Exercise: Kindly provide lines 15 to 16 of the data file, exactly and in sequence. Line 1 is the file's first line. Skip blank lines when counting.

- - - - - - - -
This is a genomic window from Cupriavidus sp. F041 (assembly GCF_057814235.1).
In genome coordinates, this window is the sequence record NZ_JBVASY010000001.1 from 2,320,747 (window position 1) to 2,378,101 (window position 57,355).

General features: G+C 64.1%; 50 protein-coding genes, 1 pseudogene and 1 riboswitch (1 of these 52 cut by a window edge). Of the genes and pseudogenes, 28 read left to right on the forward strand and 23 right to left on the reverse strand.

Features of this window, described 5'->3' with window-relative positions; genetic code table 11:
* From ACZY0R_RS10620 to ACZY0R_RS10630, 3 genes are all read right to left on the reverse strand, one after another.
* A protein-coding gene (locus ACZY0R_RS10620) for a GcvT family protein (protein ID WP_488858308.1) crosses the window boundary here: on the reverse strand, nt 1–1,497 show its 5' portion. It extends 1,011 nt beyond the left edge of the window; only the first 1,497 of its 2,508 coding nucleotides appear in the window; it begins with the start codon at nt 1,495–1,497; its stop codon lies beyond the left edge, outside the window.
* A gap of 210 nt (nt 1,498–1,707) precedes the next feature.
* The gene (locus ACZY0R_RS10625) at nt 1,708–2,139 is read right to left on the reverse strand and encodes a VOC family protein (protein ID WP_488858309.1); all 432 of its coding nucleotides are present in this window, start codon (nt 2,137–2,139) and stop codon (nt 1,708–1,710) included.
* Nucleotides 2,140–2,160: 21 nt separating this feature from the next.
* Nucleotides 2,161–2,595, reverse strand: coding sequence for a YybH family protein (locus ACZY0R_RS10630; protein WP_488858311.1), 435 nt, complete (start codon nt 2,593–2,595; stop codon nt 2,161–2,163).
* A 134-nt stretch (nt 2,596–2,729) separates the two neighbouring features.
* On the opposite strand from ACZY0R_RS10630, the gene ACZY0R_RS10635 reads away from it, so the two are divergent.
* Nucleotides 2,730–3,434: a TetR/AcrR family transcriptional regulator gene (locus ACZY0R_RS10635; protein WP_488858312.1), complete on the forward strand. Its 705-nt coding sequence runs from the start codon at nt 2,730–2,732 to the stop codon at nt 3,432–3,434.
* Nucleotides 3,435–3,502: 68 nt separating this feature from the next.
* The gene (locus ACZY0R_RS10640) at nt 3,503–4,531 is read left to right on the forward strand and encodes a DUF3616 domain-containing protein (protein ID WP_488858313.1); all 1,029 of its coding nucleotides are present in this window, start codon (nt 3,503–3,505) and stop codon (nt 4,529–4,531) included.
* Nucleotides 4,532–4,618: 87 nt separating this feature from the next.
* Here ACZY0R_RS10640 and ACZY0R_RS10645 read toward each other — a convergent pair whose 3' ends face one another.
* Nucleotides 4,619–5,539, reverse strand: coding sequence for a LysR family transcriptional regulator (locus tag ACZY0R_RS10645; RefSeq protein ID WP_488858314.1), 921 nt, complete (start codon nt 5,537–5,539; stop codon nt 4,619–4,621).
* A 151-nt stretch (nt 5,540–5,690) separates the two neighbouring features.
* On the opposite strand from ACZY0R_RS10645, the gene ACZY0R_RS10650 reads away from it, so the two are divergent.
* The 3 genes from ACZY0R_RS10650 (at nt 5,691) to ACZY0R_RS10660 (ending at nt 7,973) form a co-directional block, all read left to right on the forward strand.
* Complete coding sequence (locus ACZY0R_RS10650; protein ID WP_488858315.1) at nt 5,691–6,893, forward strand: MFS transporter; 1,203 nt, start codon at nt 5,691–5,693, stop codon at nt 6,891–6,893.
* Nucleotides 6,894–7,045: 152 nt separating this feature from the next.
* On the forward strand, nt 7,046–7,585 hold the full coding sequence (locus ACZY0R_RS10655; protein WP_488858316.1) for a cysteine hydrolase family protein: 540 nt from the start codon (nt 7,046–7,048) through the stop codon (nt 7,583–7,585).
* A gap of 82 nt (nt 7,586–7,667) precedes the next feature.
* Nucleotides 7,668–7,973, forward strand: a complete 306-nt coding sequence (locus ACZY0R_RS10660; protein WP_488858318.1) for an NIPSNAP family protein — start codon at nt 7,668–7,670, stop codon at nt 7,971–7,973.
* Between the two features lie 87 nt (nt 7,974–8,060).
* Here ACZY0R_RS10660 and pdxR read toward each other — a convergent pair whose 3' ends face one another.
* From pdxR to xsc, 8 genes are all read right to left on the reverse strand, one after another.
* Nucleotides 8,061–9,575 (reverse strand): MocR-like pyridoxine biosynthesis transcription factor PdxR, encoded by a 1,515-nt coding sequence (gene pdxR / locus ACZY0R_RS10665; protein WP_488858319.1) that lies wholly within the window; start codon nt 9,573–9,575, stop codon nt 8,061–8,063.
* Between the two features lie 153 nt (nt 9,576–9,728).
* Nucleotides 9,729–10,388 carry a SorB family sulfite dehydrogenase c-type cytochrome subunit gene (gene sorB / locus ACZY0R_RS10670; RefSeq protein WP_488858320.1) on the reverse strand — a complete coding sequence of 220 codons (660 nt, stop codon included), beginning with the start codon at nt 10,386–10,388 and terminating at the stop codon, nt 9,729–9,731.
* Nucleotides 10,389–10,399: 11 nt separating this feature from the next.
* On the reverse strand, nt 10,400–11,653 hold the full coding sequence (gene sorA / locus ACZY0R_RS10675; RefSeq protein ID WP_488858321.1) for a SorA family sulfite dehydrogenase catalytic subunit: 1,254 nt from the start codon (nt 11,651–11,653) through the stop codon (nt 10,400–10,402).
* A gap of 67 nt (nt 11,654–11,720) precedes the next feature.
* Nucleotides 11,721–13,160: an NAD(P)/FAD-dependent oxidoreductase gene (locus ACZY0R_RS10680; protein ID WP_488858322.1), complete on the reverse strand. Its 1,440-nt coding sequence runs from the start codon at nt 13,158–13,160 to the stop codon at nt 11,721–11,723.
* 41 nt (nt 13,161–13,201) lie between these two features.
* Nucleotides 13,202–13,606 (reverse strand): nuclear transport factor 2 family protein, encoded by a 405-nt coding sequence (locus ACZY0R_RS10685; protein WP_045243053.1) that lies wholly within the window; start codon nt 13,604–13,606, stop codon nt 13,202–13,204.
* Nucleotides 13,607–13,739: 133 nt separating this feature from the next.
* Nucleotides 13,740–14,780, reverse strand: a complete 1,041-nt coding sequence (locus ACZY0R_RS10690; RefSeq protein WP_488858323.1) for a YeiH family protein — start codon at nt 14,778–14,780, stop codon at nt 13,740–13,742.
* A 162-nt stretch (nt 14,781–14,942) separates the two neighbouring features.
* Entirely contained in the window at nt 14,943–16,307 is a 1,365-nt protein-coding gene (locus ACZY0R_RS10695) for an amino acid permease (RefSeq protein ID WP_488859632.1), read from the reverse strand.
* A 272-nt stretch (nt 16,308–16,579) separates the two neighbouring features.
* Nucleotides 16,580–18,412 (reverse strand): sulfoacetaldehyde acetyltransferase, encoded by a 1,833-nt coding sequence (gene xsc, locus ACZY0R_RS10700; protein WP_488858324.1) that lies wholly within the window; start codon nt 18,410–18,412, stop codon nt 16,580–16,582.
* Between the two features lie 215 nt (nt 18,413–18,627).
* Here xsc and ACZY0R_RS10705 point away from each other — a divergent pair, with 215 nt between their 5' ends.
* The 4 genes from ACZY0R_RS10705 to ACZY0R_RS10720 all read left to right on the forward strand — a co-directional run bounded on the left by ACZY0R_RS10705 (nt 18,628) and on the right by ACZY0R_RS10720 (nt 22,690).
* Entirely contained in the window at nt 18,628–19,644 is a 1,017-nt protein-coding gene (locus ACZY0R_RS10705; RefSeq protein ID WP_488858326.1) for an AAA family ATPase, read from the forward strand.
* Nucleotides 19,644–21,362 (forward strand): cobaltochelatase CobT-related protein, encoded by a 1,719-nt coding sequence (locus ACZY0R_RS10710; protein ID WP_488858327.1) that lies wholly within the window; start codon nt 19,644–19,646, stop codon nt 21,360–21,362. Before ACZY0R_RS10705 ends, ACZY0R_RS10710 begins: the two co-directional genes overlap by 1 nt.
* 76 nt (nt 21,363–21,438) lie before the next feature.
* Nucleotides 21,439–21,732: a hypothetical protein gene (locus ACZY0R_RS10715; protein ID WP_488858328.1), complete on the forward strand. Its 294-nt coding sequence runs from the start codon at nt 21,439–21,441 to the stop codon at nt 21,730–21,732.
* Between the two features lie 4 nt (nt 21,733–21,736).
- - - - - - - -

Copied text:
* The gene (locus ACZY0R_RS10640) at nt 3,503–4,531 is read left to right on the forward strand and encodes a DUF3616 domain-containing protein (protein ID WP_488858313.1); all 1,029 of its coding nucleotides are present in this window, start codon (nt 3,503–3,505) and stop codon (nt 4,529–4,531) included.
* Nucleotides 4,532–4,618: 87 nt separating this feature from the next.